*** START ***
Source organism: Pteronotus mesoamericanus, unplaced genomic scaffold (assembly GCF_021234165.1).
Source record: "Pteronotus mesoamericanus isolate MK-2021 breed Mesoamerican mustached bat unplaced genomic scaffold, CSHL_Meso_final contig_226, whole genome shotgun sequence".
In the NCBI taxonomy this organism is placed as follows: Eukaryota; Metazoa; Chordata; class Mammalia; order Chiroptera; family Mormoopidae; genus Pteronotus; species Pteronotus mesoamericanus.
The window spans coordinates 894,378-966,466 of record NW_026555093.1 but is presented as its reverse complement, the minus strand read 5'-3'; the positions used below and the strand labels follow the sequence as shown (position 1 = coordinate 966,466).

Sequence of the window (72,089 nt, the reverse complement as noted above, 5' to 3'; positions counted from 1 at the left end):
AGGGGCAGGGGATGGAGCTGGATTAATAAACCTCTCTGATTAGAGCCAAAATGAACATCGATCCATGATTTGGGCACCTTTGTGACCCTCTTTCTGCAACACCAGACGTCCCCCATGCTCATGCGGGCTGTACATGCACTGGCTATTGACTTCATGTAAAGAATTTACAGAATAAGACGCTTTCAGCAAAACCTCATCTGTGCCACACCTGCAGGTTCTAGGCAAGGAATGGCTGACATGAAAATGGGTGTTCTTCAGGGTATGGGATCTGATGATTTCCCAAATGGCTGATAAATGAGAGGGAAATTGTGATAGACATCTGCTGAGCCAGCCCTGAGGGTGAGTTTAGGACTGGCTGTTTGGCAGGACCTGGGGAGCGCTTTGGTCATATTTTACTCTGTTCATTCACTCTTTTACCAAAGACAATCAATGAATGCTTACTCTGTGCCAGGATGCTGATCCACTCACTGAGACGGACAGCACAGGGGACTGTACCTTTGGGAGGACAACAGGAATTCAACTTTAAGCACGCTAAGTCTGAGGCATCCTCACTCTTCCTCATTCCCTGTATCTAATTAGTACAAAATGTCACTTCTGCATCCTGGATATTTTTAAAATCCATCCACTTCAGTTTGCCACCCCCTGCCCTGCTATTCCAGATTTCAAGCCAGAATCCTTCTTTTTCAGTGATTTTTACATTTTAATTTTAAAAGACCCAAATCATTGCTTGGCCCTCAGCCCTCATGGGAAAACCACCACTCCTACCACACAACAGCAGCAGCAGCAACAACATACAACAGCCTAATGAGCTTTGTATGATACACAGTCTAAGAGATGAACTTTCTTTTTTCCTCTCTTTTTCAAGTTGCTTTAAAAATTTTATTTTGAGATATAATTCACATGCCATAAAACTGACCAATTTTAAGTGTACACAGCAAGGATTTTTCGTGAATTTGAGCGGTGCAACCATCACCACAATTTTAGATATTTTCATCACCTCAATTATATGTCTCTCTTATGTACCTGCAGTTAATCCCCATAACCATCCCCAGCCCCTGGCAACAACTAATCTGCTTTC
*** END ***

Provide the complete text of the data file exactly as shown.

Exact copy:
Source organism: Pteronotus mesoamericanus, unplaced genomic scaffold (assembly GCF_021234165.1).
Source record: "Pteronotus mesoamericanus isolate MK-2021 breed Mesoamerican mustached bat unplaced genomic scaffold, CSHL_Meso_final contig_226, whole genome shotgun sequence".
In the NCBI taxonomy this organism is placed as follows: Eukaryota; Metazoa; Chordata; class Mammalia; order Chiroptera; family Mormoopidae; genus Pteronotus; species Pteronotus mesoamericanus.
The window spans coordinates 894,378-966,466 of record NW_026555093.1 but is presented as its reverse complement, the minus strand read 5'-3'; the positions used below and the strand labels follow the sequence as shown (position 1 = coordinate 966,466).

Sequence of the window (72,089 nt, the reverse complement as noted above, 5' to 3'; positions counted from 1 at the left end):
AGGGGCAGGGGATGGAGCTGGATTAATAAACCTCTCTGATTAGAGCCAAAATGAACATCGATCCATGATTTGGGCACCTTTGTGACCCTCTTTCTGCAACACCAGACGTCCCCCATGCTCATGCGGGCTGTACATGCACTGGCTATTGACTTCATGTAAAGAATTTACAGAATAAGACGCTTTCAGCAAAACCTCATCTGTGCCACACCTGCAGGTTCTAGGCAAGGAATGGCTGACATGAAAATGGGTGTTCTTCAGGGTATGGGATCTGATGATTTCCCAAATGGCTGATAAATGAGAGGGAAATTGTGATAGACATCTGCTGAGCCAGCCCTGAGGGTGAGTTTAGGACTGGCTGTTTGGCAGGACCTGGGGAGCGCTTTGGTCATATTTTACTCTGTTCATTCACTCTTTTACCAAAGACAATCAATGAATGCTTACTCTGTGCCAGGATGCTGATCCACTCACTGAGACGGACAGCACAGGGGACTGTACCTTTGGGAGGACAACAGGAATTCAACTTTAAGCACGCTAAGTCTGAGGCATCCTCACTCTTCCTCATTCCCTGTATCTAATTAGTACAAAATGTCACTTCTGCATCCTGGATATTTTTAAAATCCATCCACTTCAGTTTGCCACCCCCTGCCCTGCTATTCCAGATTTCAAGCCAGAATCCTTCTTTTTCAGTGATTTTTACATTTTAATTTTAAAAGACCCAAATCATTGCTTGGCCCTCAGCCCTCATGGGAAAACCACCACTCCTACCACACAACAGCAGCAGCAGCAACAACATACAACAGCCTAATGAGCTTTGTATGATACACAGTCTAAGAGATGAACTTTCTTTTTTCCTCTCTTTTTCAAGTTGCTTTAAAAATTTTATTTTGAGATATAATTCACATGCCATAAAACTGACCAATTTTAAGTGTACACAGCAAGGATTTTTCGTGAATTTGAGCGGTGCAACCATCACCACAATTTTAGATATTTTCATCACCTCAATTATATGTCTCTCTTATGTACCTGCAGTTAATCCCCATAACCATCCCCAGCCCCTGGCAACAACTAATCTGCTTTC